Dick Davis

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Richard Earl Davis

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Biographical Information[edit]

After a fairly good minor league career in the US and a fair six seasons as a backup in the majors, Dick Davis signed with the Kintetsu Buffaloes. Producing much better in Japan than in his homeland, Davis also became a focal point for controversy. A .331/.397/.587 hitter in Nippon Pro Baseball, Davis had his best season in 1985. That year Davis batted .343/.414/.644 with 40 homers and 109 RBI, tied a Pacific League record by homering in six consecutive contests and making the Best Nine at first base. A year later he posted similar statistics but found himself a target of anger for Japanese sportswriters after he charged the mound and severely bruised Osamu Higashio, who had hit him in the elbow with a fastball. Davis was fined 100,000 yen and suspended for ten days. He said his only regret is that he didn't hit Higashio hard enough to remove him from the game.

Davis declined but was still productive in 1987 and made his only All-Star team that season. A year later he was hitting .303/.349/.480 after 42 games. Due to a neighbor's complaints about raucous parties at his home, police raided Davis's home and found 14 grams of cannabis resin. As possession of marijuana was a severe offense in Japan, Davis was arrested. He said a friend had given it to him as a treatment for his heel and that he did not know it was an illegal substance. Reports in the media varied as to whether he admitted smoking marijuana or not after over 120 hours of questioning by the cops. The team paid Davis's full salary for the year but released him during the incident.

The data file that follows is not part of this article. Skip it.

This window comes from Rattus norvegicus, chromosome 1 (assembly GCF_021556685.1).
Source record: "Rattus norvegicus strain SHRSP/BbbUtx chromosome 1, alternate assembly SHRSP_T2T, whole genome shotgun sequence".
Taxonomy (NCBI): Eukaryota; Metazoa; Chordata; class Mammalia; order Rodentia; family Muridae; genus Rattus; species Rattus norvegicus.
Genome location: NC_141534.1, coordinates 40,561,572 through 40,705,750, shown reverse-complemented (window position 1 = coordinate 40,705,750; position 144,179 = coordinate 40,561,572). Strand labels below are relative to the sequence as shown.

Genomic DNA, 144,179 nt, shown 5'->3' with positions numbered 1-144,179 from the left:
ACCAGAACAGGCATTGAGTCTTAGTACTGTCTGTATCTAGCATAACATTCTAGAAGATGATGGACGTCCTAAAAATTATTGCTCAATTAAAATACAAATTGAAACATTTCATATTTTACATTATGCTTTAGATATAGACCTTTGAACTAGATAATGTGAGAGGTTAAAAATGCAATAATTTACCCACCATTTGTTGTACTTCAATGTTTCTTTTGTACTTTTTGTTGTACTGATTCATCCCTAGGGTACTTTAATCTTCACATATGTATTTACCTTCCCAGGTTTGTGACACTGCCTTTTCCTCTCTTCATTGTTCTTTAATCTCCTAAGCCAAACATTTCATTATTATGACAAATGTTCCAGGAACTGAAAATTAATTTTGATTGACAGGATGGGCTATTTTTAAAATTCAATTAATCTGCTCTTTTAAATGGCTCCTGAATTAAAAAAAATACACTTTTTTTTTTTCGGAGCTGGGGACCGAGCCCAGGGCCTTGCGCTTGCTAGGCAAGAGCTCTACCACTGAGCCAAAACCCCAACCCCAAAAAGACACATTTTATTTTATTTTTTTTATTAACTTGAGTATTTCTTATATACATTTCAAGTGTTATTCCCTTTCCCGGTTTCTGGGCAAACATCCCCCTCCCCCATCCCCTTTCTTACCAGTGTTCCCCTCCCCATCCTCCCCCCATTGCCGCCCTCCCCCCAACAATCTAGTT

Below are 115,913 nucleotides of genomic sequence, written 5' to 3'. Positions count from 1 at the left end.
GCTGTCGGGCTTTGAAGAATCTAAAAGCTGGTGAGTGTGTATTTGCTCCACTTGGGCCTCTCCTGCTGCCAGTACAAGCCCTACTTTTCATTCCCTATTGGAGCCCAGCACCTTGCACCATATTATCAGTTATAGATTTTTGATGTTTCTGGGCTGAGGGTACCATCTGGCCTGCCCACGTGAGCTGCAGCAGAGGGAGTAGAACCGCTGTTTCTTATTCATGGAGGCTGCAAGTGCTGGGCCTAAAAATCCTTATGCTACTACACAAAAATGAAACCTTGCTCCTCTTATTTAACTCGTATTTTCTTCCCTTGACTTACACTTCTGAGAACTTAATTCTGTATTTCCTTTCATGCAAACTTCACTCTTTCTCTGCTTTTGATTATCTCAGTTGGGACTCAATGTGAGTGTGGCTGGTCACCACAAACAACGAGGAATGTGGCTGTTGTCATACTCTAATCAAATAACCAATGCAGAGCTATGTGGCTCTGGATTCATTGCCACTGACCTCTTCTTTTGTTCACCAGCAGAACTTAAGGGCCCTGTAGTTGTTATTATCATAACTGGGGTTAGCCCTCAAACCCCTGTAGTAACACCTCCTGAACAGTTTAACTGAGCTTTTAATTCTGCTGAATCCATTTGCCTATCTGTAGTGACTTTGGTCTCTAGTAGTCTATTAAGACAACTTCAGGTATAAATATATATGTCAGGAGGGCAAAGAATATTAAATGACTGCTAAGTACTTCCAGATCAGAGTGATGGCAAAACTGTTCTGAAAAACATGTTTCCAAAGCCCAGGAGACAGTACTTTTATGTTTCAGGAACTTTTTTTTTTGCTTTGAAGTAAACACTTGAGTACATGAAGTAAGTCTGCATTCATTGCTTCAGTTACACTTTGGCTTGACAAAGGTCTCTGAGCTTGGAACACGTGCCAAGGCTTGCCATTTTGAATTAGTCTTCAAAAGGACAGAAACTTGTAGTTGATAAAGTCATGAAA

Davis is a cousin of Enos Cabell and of Ken Landreaux. He is a graduate of Compton High School in Los Angeles, CA, where he did not play baseball, but played basketball instead.

Sources: "You Gotta Have Wa" by Robert Whiting, japanbaseballdaily.com by Gary Garland

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